Marc stood as tall as he could manage and stretched to reach the glass bottles on the top shelf without having to fetch the ladder from the opposite side of the room. The tips of his fingers lightly grazed the wider storage jars as he turned them just enough to read the labels. Finding the one he was looking for, he grabbed a shelf halfway up and used it to pull himself to the tips of his toes. Rolling the glass jar on the shelf, he worked it to the edge. When he could see the lip of it hanging over empty space, he placed a finger underneath it and slid it off. With a smooth motion, he caught the falling jar in his other hand, absorbing the impact with his whole body to protect the fragile contents.
“I do wish you’d be more careful,” a voice said from behind him. Marc didn’t need to turn around to know the look his master wore.
“I know, Master Garbas, but does it matter if the contents are still intact?” Marc turned around and presented the glass jar of roots floating in a small pool of water.
The older man shook his head, making the earring dangling from his right ear sway back and forth. He took the jar with both hands and held it between his fingertips. He turned and looked at the ladder. “Next time you could spend five seconds doing it properly.”
Marc only half heard the words. He was staring past his master at the woman who entered the alchemist’s shop. She had black hair, worn long and straight, and was dressed plainly – she wore a simple dress with no ornamentation and had no jewelry – but her beauty shined through in a way that made Marc lose track of everything. Her lure was natural, and not based on the trappings of her status. She was Sabina, the woman with rare herbs for sale. Marc had asked about her, but no one in his village knew much. She showed up every two weeks, sold some herbs to the alchemist, bought some food and occasionally a tool from the blacksmith, and then returned to the nearby woods.
That fact alone made some talk about Sabina in hushed whispers. The woods were rumored to be haunted, and no one from Antionne had gone there for as long as Marc had been alive. They didn’t dare use the trees on the edge for firewood, since a curse was supposed to fall upon the house of any who dared to trespass on the unholy ground.
Garbas noticed his apprentice’s lost stare and grunted as he walked into the front room carrying the jar. He spoke to Sabina, working out the details of their transaction. Marc watched over his shoulder as he walked around the back room, making a minimal effort to appear hard at work.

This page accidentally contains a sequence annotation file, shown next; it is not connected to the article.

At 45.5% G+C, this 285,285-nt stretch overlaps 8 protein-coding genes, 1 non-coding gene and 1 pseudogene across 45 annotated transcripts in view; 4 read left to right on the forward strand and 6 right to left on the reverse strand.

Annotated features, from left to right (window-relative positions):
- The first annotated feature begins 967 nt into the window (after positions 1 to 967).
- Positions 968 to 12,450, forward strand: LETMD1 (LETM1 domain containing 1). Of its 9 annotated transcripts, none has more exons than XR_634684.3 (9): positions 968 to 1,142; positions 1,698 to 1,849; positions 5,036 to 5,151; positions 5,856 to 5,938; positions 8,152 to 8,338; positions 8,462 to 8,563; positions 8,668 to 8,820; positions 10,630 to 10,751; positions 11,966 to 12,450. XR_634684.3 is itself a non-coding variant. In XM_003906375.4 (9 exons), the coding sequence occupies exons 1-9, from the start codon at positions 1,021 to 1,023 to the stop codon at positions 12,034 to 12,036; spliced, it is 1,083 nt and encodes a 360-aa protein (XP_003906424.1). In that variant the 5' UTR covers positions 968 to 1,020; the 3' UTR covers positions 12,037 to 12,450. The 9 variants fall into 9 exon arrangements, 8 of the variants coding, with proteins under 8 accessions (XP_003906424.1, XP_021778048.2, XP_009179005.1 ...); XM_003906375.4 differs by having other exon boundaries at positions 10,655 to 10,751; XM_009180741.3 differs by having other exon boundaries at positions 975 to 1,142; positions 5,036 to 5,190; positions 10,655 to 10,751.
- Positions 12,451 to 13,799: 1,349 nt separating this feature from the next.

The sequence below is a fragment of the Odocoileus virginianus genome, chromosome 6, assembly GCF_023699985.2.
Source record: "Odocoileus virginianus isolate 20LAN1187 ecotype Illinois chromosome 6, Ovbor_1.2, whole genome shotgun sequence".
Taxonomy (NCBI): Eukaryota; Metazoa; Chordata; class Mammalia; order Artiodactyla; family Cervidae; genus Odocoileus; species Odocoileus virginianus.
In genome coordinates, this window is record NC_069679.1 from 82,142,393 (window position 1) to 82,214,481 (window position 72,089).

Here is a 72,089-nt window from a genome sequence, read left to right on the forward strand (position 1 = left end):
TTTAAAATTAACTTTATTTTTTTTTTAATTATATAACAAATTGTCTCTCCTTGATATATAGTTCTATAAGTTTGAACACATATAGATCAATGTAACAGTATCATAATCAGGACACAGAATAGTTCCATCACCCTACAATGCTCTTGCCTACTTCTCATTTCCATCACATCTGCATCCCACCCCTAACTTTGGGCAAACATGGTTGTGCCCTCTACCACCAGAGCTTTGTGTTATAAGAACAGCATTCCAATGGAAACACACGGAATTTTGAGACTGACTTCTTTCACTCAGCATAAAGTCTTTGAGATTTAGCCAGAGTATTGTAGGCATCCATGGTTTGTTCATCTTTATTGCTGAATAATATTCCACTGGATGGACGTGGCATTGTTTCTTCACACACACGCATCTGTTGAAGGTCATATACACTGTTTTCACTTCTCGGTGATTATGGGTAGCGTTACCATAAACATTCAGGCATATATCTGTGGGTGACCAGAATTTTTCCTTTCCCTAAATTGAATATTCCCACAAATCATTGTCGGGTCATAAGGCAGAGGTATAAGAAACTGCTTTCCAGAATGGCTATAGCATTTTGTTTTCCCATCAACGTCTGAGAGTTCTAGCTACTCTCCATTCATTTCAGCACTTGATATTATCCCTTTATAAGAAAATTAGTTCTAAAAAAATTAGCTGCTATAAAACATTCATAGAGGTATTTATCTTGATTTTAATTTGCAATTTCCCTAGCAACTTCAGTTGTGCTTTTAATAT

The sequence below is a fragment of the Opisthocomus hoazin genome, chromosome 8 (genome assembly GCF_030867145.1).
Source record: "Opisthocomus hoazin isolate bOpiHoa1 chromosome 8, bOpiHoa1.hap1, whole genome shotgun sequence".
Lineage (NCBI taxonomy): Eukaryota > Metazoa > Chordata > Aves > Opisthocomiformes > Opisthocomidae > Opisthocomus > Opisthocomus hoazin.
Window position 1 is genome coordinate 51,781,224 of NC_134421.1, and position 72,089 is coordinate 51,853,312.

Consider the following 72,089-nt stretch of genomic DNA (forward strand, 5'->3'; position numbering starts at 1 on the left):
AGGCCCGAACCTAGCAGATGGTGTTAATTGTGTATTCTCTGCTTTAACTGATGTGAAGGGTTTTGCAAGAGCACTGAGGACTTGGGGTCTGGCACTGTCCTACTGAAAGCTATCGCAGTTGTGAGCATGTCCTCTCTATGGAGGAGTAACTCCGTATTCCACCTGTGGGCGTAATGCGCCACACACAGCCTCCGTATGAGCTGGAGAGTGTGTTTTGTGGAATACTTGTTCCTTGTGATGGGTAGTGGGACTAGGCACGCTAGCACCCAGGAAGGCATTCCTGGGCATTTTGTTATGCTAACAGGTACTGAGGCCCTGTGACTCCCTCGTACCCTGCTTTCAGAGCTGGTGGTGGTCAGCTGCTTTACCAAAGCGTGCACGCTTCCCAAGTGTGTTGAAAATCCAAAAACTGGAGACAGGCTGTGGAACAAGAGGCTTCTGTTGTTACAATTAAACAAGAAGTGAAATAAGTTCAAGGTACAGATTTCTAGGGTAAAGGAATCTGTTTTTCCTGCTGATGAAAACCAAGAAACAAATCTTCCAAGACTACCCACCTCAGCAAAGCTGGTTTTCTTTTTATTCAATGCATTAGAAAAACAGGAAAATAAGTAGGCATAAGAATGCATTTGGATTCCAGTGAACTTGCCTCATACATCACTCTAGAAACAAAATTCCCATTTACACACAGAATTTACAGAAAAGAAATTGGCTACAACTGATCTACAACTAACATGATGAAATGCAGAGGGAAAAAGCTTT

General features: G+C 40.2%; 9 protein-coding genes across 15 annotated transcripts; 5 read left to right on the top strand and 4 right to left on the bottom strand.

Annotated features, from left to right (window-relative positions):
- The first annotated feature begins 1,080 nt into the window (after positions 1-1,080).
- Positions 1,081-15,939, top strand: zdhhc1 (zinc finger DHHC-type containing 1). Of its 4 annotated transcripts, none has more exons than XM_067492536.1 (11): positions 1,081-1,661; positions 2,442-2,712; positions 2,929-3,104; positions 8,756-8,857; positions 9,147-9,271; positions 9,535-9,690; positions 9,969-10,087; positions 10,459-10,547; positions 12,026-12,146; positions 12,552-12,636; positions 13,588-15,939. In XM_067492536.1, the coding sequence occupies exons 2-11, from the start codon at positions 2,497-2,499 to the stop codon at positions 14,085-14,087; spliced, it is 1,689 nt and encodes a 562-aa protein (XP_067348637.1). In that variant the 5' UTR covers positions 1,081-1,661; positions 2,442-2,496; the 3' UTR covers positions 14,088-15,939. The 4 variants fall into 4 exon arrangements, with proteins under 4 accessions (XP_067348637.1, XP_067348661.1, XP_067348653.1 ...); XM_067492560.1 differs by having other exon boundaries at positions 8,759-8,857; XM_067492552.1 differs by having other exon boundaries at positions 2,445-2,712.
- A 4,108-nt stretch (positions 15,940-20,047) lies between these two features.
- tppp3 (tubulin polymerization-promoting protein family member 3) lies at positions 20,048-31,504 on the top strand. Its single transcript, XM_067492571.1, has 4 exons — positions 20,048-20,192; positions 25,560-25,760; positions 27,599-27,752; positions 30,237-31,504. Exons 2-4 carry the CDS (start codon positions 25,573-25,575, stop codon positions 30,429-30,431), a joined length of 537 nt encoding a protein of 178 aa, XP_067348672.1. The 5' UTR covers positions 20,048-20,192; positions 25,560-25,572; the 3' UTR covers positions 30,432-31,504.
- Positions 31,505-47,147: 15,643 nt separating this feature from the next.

Sabina looked up as she finished her transaction and caught Marc’s eye. She smiled at him and a slight blush rose in her cheeks; it was small enough that he couldn’t be sure he didn’t imagine it. Then she turned and walked from the shop. Marc stood for several seconds watching the door. It wasn’t until Garbas cleared his throat and thrust a jar into his chest that Marc was shaken from his daydream.
Several hours later, Marc and Garbas had their second unusual guest of the day. Shortly after the train arrived, a large man entered their shop dressed in flowing silks, the likes of which Marc had never seen. He had a presence which drew the attention in the room directly to him. Something in his small, dark eyes sent a shiver down Marc’s spine when he matched the man’s gaze. The stranger walked straight to Marc and managed to look down at the apprentice despite being only a few inches taller.
“Where is your master?” his voice was thick and sounded strange. He rolled his R’s in a way that made his conversation sound like a growl.
“In the back, brewing some potions. Shall I fetch him?”
The stranger said nothing but nodded his head. Marc retreated to the back room to summon Master Garbas. As his master came forward, Marc stood around the corner and leaned as close as he dared to eavesdrop on the two men. He only caught pieces of the conversation.
“…a young woman…sells rare herbs…”
“…Sabina…woods to the east…”
Marc didn’t need to hear any more. He grabbed his jui leather jacket and bolted to the back door of the shop, knocking over a table in his haste. He heard it slam to the ground, followed by the crash of several bottles and jars as they shattered against the floor. He glanced over his shoulder, but no one emerged from the back of the shop. He saw two more strangers standing in front of the shop and holding the bridles of three horses. Marc could only hope they’d be slow enough getting started that he could reach Sabina first.
He moved as fast as his legs would carry him, stopping when his lungs were burning more than he could manage. He caught his breath in the fields between the village and the woods. The closest trees were only a few hundred yards away. Taking several deep breaths, he forced himself to a jog. Up ahead, he could see a path leading into the woods. It was a trail barely large enough for a person to walk, but it had been well traversed and all the low vegetation was flattened. Marc hesitated for a moment at the edge of the woods, glancing uneasily at the forbidding trees. He reached up and pulled his jacket tighter around him.
“Sabina!” he called out into the woods. He waited and listened for a response. “Sabina!” he called out again, and again he was met with silence.